The End of All things Is Near

Gene L. Green, PhD Dean, Trinity International University – Florida

“The end of all things is near. Therefore, be alert and of sober mind so that you may pray” (1 Peter 4:7). Peter wrote these words for the persecuted believers in the cities and rural areas who lived in the Roman provinces of Pontus, Galatian, Cappadocia, Asia and Bithynia (1:1-2), the area which is the modern-day Turkey. These gentile Christians broke from the immoral lifestyle and idolatry of their communities, and in response, they experienced the dishonor of being physically and verbally abused (4:1, 3-4). The situation of women and slaves was especially precarious since they were expected to follow the religion of their husband or master (2:18-3:6). Yet suffering dishonor and violence for the faith could be the lot of any Christian (4:14-16). Peter urges them not to be ashamed of their allegiance to Christ and to remain in the faith, sober and vigilant in prayer. 


Fear-filled situations – now and then 

Their situation was fraught with deep anxieties (5:7), not entirely unlike the horrors that the citizens of Ukraine face at this very hour. Their lives are blown apart as they rapidly transitioned from their ordinary days at work, in shops, and at home to the constant assault of Russian bombs, bullets and lies. Peter’s words jump from the page: “Like a roaring lion your adversary the devil prowls around looking for someone to devour.” The battle was and is present and real, social and physical, and deeply spiritual (5:8-9).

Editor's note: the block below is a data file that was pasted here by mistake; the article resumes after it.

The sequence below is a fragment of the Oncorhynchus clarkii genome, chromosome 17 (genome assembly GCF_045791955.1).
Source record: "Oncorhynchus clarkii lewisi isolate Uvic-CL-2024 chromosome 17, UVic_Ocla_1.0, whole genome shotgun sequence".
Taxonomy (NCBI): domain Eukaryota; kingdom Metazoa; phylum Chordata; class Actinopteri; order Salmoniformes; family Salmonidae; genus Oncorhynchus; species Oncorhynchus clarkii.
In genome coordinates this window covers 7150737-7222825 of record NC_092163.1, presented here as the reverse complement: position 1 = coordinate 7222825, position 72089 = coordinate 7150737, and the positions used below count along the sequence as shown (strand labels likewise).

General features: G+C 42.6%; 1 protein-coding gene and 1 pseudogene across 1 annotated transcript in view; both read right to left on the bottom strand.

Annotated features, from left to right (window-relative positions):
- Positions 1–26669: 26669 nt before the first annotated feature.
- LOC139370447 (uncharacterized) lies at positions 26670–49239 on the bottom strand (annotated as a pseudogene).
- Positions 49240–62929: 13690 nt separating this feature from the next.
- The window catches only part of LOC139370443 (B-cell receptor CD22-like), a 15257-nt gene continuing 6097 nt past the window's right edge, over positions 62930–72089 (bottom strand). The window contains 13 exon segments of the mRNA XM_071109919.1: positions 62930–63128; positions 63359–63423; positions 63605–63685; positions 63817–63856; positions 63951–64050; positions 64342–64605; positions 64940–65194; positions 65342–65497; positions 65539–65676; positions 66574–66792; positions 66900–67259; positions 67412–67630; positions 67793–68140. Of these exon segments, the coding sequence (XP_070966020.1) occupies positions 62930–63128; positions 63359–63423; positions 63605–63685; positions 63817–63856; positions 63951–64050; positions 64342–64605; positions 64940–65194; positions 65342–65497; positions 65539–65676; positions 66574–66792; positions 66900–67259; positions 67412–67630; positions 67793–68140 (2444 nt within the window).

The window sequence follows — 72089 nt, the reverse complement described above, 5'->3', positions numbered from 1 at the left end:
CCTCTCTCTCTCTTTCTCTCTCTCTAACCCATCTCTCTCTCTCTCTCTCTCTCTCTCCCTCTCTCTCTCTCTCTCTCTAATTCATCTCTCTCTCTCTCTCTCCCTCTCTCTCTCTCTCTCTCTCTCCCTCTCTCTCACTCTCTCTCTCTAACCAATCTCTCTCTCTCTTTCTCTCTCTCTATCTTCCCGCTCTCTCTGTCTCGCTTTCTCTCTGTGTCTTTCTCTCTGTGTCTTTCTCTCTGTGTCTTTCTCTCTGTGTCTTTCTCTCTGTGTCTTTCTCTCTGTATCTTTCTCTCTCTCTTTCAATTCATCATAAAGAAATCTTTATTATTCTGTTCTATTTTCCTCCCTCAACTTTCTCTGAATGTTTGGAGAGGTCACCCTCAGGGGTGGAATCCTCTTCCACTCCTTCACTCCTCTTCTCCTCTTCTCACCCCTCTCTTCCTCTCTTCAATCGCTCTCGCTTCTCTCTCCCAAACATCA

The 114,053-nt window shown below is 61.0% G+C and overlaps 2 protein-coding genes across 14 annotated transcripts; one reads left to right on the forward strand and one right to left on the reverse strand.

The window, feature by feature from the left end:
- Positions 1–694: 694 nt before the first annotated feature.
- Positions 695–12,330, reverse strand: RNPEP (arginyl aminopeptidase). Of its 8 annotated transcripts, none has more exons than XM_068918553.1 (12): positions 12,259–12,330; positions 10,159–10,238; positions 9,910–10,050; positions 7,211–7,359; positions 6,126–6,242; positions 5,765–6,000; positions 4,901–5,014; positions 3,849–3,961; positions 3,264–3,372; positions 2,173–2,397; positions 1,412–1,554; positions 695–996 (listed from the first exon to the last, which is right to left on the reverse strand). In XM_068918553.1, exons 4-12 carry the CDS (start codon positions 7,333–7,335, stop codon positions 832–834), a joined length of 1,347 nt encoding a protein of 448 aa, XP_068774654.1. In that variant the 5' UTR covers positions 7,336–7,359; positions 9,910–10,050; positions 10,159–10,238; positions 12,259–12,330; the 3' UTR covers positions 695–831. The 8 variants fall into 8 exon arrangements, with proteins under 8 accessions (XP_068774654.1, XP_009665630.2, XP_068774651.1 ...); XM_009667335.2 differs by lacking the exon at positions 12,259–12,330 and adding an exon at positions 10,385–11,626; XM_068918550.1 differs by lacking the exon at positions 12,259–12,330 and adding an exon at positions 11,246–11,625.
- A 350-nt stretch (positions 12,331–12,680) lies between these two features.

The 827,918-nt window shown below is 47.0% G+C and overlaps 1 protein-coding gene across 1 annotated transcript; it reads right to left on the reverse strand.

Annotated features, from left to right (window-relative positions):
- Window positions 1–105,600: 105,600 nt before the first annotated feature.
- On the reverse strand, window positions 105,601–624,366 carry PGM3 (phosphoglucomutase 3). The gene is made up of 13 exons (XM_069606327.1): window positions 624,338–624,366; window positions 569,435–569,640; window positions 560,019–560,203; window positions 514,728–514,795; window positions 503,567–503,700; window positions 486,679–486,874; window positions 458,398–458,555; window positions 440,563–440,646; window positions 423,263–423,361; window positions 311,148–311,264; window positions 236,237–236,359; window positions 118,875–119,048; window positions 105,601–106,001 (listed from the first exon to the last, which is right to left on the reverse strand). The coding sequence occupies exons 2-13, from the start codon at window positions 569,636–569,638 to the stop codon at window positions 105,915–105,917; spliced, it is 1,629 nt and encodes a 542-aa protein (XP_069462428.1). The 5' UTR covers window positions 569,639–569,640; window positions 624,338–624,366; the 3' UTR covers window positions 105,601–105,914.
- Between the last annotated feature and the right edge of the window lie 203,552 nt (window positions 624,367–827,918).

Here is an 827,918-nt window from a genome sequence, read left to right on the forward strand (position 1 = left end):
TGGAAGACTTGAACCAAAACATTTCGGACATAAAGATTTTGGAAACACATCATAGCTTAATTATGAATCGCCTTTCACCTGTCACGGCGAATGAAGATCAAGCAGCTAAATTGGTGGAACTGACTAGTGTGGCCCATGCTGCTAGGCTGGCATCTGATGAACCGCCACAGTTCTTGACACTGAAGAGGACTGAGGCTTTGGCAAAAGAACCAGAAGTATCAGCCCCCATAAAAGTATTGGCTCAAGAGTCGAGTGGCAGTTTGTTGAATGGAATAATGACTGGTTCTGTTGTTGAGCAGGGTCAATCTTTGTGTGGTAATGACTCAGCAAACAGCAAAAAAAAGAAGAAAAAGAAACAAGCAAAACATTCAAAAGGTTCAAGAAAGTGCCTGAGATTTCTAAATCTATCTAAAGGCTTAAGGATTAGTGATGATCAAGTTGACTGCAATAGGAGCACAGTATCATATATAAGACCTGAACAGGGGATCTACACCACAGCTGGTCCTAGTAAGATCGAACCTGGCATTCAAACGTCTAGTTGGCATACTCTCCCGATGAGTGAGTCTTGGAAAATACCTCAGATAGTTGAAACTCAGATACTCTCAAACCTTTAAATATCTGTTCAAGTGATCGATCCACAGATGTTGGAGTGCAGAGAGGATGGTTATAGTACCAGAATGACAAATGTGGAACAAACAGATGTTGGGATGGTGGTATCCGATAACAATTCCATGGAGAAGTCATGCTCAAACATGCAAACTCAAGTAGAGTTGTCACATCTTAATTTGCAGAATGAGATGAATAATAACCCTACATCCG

In these fear-filled situations, Peter offers believers an array of theological perspectives to help them endure the dreadful moment. He calls them to community where they exercise deep love for one another and offer forgiveness to those who break community bonds (1:22; 4:8). Over and again, he points them to Christ and the cross, helping them to understand that they share Christ’s sufferings (3:17-18; 4:13). He did not suffer for his own sins but died to bear the sins of others. In the midst of suffering, Peter exhorts the church to be benefactors in their society, doing good to the very ones who are out to harm them (2:11-17). This is Jesus’ way (Matthew 5:43-48).


Living in the Light of his Coming

Model of a Roman soldier at the National Military Museum in Romania.

Among the perspectives Peter offers to help them frame their experience and orient their actions are his statements about eschatology, that is, the last things: “The end of all things is near.” Jesus taught extensively about the end but clearly stated that nobody knows the day or hour of his coming (Mark 13, especially vv. 32-37). Paul echoes this teaching in his first letter to the Thessalonians (5:1-11). In his second letter, Peter adds his voice saying, “the day of the Lord will come like a thief,” at a time that only God knows. I once heard a preacher say to a group of ministers that the Lord had told him when he was coming but he was prohibited from telling us.  Wrong, completely wrong! Years ago, someone gave me a recording of a famous California minister’s sermon. He declared that the Lord would return no later than 1979. Wrong again!! While we do not know the day or hour, we hear the words of Jesus at the end of Revelation, “Surely I am coming soon” (20:20). We respond, “Amen. Come, Lord Jesus!” We live in expectation.